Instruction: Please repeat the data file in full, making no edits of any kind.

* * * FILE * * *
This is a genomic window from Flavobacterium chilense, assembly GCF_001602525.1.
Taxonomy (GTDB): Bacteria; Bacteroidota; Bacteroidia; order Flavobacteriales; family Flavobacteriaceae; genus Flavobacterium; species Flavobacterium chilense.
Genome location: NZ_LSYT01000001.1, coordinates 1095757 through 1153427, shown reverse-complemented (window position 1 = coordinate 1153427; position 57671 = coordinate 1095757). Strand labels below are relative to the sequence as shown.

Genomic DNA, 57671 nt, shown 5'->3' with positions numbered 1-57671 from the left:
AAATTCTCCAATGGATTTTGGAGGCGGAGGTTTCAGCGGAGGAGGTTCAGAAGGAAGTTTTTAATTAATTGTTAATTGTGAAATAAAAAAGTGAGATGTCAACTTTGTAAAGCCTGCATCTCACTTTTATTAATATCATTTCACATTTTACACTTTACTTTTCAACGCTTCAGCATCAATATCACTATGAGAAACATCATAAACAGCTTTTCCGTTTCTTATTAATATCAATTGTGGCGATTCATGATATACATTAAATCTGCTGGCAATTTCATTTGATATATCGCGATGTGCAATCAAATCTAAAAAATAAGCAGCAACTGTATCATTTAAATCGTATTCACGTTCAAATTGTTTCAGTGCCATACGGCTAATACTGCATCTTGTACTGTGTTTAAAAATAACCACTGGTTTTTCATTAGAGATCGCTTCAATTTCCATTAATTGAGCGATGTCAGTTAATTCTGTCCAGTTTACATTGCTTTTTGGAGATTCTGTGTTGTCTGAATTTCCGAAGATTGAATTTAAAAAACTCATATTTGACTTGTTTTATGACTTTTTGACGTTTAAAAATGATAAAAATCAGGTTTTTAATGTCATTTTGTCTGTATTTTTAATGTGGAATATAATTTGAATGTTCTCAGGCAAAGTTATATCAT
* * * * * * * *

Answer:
This is a genomic window from Flavobacterium chilense, assembly GCF_001602525.1.
Taxonomy (GTDB): Bacteria; Bacteroidota; Bacteroidia; order Flavobacteriales; family Flavobacteriaceae; genus Flavobacterium; species Flavobacterium chilense.
Genome location: NZ_LSYT01000001.1, coordinates 1095757 through 1153427, shown reverse-complemented (window position 1 = coordinate 1153427; position 57671 = coordinate 1095757). Strand labels below are relative to the sequence as shown.

Genomic DNA, 57671 nt, shown 5'->3' with positions numbered 1-57671 from the left:
AAATTCTCCAATGGATTTTGGAGGCGGAGGTTTCAGCGGAGGAGGTTCAGAAGGAAGTTTTTAATTAATTGTTAATTGTGAAATAAAAAAGTGAGATGTCAACTTTGTAAAGCCTGCATCTCACTTTTATTAATATCATTTCACATTTTACACTTTACTTTTCAACGCTTCAGCATCAATATCACTATGAGAAACATCATAAACAGCTTTTCCGTTTCTTATTAATATCAATTGTGGCGATTCATGATATACATTAAATCTGCTGGCAATTTCATTTGATATATCGCGATGTGCAATCAAATCTAAAAAATAAGCAGCAACTGTATCATTTAAATCGTATTCACGTTCAAATTGTTTCAGTGCCATACGGCTAATACTGCATCTTGTACTGTGTTTAAAAATAACCACTGGTTTTTCATTAGAGATCGCTTCAATTTCCATTAATTGAGCGATGTCAGTTAATTCTGTCCAGTTTACATTGCTTTTTGGAGATTCTGTGTTGTCTGAATTTCCGAAGATTGAATTTAAAAAACTCATATTTGACTTGTTTTATGACTTTTTGACGTTTAAAAATGATAAAAATCAGGTTTTTAATGTCATTTTGTCTGTATTTTTAATGTGGAATATAATTTGAATGTTCTCAGGCAAAGTTATATCAT